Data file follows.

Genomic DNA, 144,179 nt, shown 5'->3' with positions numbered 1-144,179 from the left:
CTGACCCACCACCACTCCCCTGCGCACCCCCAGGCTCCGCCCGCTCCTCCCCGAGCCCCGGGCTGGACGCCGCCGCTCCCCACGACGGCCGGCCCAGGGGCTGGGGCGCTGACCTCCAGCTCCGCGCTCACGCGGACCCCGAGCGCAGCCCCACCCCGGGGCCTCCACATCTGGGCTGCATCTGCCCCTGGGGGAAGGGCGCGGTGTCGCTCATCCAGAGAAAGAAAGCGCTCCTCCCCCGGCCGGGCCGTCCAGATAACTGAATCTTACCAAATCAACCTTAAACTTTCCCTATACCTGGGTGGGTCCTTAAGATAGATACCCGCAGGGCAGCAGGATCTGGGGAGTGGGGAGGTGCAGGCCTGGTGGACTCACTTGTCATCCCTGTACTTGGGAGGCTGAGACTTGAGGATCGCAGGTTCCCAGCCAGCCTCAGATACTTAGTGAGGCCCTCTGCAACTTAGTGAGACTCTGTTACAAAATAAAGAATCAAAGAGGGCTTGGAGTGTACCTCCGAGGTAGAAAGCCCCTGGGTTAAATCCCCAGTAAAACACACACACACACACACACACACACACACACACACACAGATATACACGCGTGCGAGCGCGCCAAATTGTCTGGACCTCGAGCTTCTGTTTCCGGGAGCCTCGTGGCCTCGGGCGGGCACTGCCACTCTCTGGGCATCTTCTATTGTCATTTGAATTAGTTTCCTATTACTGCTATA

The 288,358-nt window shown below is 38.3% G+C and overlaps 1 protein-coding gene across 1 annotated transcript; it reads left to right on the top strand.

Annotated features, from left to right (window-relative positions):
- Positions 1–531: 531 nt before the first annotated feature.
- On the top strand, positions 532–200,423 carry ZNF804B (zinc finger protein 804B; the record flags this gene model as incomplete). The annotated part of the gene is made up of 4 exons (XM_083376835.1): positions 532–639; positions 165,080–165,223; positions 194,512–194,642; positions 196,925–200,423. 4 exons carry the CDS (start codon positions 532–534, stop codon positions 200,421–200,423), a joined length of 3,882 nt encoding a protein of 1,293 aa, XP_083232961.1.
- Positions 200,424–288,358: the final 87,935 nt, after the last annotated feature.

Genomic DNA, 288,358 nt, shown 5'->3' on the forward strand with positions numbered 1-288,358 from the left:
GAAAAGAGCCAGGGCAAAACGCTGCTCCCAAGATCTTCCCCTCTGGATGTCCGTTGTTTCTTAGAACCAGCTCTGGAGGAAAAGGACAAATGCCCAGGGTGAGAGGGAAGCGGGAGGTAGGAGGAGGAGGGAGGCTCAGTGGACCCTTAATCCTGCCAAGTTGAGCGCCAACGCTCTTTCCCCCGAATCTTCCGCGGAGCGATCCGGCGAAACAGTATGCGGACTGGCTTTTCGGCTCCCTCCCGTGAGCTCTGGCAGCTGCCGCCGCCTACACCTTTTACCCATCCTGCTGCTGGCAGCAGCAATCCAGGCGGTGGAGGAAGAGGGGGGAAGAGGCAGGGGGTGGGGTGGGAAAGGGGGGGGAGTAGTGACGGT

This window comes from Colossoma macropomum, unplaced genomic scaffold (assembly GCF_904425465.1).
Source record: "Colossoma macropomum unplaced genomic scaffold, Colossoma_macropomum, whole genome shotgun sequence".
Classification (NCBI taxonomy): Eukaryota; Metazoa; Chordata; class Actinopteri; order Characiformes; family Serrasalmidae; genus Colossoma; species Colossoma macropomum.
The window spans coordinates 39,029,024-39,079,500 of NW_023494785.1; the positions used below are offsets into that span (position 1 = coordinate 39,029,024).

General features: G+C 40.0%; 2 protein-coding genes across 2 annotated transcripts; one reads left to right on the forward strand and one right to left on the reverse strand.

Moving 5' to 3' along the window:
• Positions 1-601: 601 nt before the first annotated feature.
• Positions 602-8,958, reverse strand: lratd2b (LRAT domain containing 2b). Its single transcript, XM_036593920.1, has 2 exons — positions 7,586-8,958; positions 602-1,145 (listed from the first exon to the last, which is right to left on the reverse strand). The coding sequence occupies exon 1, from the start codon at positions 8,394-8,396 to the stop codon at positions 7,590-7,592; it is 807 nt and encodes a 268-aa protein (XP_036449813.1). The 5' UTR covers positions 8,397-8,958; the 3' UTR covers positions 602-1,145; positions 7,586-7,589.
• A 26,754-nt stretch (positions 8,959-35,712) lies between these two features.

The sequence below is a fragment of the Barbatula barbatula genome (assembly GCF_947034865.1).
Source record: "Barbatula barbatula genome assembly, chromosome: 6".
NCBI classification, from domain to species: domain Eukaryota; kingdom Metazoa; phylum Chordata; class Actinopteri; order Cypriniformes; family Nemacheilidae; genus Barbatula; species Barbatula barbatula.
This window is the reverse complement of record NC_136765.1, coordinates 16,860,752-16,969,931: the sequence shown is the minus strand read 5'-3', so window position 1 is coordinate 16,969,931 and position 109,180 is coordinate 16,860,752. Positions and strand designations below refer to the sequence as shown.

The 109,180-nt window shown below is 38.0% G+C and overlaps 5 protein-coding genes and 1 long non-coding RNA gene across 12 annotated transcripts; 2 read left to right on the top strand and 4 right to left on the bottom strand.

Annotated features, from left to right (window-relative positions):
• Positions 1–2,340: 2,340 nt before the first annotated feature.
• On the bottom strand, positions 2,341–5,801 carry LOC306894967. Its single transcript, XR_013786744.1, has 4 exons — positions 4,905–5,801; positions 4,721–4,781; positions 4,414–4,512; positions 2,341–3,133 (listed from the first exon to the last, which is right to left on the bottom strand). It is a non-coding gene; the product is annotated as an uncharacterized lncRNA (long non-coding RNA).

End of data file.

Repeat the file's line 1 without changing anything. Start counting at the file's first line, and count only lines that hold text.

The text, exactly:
Genomic DNA, 144,179 nt, shown 5'->3' with positions numbered 1-144,179 from the left: